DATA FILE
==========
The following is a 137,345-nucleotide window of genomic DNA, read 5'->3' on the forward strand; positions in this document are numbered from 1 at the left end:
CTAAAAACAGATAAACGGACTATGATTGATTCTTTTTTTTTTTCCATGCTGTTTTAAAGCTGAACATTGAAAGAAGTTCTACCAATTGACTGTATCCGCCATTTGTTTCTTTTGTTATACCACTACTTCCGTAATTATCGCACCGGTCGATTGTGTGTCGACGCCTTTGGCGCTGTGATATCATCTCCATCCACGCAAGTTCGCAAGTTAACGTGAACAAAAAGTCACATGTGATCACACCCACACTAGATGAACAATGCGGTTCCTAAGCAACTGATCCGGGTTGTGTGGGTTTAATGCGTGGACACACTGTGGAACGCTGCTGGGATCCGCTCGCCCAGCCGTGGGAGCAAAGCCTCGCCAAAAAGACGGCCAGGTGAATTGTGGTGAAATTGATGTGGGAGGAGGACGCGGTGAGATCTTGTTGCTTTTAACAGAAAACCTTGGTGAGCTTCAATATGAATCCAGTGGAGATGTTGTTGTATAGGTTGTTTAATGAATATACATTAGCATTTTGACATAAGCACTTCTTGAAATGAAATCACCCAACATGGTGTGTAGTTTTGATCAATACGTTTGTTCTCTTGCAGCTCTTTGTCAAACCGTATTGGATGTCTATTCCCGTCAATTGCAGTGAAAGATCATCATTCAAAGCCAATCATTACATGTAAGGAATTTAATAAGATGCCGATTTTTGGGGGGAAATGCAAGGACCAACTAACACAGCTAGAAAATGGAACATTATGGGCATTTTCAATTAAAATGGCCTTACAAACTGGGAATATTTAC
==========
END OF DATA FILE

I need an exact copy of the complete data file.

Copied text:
The following is a 137,345-nucleotide window of genomic DNA, read 5'->3' on the forward strand; positions in this document are numbered from 1 at the left end:
CTAAAAACAGATAAACGGACTATGATTGATTCTTTTTTTTTTTCCATGCTGTTTTAAAGCTGAACATTGAAAGAAGTTCTACCAATTGACTGTATCCGCCATTTGTTTCTTTTGTTATACCACTACTTCCGTAATTATCGCACCGGTCGATTGTGTGTCGACGCCTTTGGCGCTGTGATATCATCTCCATCCACGCAAGTTCGCAAGTTAACGTGAACAAAAAGTCACATGTGATCACACCCACACTAGATGAACAATGCGGTTCCTAAGCAACTGATCCGGGTTGTGTGGGTTTAATGCGTGGACACACTGTGGAACGCTGCTGGGATCCGCTCGCCCAGCCGTGGGAGCAAAGCCTCGCCAAAAAGACGGCCAGGTGAATTGTGGTGAAATTGATGTGGGAGGAGGACGCGGTGAGATCTTGTTGCTTTTAACAGAAAACCTTGGTGAGCTTCAATATGAATCCAGTGGAGATGTTGTTGTATAGGTTGTTTAATGAATATACATTAGCATTTTGACATAAGCACTTCTTGAAATGAAATCACCCAACATGGTGTGTAGTTTTGATCAATACGTTTGTTCTCTTGCAGCTCTTTGTCAAACCGTATTGGATGTCTATTCCCGTCAATTGCAGTGAAAGATCATCATTCAAAGCCAATCATTACATGTAAGGAATTTAATAAGATGCCGATTTTTGGGGGGAAATGCAAGGACCAACTAACACAGCTAGAAAATGGAACATTATGGGCATTTTCAATTAAAATGGCCTTACAAACTGGGAATATTTAC